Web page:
“Shortages in the OH workforce, particularly shortages of clinical staff, risk limiting the future capacity of the OH market to deliver services,” she warned.
All of which brings us to the 2019 Health is everyone’s business consultation and the government’s response published in July. King, interestingly, outlined some of the feedback the government had received to the consultation, and which had informed its response.
The majority of respondents, she pointed out, had expressed willingness to submit workforce data to a co-ordinating body, although data protection had been highlighted as an issue. There was strong support to further develop capacity and sustainability within the OH workforce, including the need to increase the numbers of specialists and training opportunities. There was supportive for the profession moving to a much more multi-professional, collaborative, biopsychosocial model and approach.
The responses to the consultation had also, by and large, backed the idea of single body to lead on a range of areas, including the sustainable development of the OH workforce, strategic workforce planning, training and development, governance, workforce models, and standards setting, King articulated.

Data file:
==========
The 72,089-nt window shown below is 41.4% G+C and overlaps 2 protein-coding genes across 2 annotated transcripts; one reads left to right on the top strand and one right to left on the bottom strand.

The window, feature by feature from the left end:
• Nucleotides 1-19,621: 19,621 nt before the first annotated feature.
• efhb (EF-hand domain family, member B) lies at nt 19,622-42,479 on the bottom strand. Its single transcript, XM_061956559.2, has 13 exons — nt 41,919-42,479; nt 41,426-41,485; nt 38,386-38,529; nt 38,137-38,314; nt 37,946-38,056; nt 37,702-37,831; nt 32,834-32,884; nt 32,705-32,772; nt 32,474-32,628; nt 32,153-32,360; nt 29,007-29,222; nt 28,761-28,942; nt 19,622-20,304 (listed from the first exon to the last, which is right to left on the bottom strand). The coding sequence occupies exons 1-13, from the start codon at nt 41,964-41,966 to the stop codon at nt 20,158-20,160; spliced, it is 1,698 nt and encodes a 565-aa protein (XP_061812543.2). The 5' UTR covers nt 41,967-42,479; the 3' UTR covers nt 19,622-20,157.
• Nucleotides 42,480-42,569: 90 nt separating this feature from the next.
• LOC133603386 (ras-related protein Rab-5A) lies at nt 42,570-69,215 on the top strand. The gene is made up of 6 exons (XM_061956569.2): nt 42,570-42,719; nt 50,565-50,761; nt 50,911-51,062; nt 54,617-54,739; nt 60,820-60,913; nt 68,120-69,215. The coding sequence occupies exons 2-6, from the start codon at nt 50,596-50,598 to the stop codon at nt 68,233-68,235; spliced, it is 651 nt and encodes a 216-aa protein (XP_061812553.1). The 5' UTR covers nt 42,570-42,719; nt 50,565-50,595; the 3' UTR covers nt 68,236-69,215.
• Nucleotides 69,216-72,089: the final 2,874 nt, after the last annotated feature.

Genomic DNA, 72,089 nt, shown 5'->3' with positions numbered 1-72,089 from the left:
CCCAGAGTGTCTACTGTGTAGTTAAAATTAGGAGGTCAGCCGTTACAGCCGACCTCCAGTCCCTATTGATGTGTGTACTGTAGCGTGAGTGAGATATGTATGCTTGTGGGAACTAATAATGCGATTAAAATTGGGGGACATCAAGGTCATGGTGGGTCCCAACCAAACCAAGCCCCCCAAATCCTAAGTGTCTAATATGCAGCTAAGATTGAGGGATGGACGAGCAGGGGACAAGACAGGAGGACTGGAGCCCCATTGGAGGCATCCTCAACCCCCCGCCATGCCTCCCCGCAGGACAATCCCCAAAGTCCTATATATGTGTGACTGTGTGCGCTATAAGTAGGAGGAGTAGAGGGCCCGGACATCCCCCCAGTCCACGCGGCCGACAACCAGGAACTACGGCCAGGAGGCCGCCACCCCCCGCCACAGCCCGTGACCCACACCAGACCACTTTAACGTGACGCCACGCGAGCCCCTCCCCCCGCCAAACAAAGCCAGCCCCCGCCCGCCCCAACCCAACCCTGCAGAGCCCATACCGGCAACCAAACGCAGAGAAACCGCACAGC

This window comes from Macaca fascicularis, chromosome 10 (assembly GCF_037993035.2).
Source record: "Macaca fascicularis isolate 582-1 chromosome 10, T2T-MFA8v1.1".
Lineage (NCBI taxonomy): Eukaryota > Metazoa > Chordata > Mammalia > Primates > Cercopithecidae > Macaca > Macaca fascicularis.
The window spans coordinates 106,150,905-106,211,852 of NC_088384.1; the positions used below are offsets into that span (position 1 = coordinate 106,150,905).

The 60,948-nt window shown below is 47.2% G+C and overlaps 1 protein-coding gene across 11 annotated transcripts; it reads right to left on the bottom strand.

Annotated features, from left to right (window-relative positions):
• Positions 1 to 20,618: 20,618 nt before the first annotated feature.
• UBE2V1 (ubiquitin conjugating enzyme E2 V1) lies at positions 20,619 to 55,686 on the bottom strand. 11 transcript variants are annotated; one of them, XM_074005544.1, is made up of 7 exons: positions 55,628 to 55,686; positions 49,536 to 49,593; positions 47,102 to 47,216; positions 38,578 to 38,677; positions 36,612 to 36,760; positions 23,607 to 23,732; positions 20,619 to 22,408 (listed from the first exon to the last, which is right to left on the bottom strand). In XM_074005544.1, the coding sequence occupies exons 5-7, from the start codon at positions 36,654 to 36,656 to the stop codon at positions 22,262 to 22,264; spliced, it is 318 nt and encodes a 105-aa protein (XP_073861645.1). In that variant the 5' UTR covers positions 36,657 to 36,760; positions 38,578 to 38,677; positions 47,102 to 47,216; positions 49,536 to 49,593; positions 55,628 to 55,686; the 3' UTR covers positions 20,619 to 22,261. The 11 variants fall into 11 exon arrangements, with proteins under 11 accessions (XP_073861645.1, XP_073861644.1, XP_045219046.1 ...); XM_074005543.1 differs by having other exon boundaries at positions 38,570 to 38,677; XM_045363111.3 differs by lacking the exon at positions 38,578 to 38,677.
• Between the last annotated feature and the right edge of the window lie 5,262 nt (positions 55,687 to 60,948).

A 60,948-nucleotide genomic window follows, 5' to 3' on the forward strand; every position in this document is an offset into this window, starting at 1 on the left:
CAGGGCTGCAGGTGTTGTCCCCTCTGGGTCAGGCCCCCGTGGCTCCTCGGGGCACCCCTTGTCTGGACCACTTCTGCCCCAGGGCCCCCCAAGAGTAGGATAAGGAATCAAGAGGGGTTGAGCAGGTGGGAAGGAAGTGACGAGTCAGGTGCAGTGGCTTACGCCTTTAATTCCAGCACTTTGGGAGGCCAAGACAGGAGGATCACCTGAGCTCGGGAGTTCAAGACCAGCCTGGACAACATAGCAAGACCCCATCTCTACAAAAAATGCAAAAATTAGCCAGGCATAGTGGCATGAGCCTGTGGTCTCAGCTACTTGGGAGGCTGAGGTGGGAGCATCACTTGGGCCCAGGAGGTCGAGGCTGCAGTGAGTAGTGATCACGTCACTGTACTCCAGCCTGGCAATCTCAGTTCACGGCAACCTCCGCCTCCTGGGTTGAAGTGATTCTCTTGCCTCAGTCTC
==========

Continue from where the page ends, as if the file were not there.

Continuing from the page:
There was a lack of understanding about OH among employers and complaints that the search costs of purchasing can be high. SMEs in particular were often reactive purchasers and did not understand the costs involved. Employers, the consultation had concluded, liked the idea of a toolkit, a provider database and a needs’ questionnaire, with SMEs again most keen on having more information and support on how to navigate the market.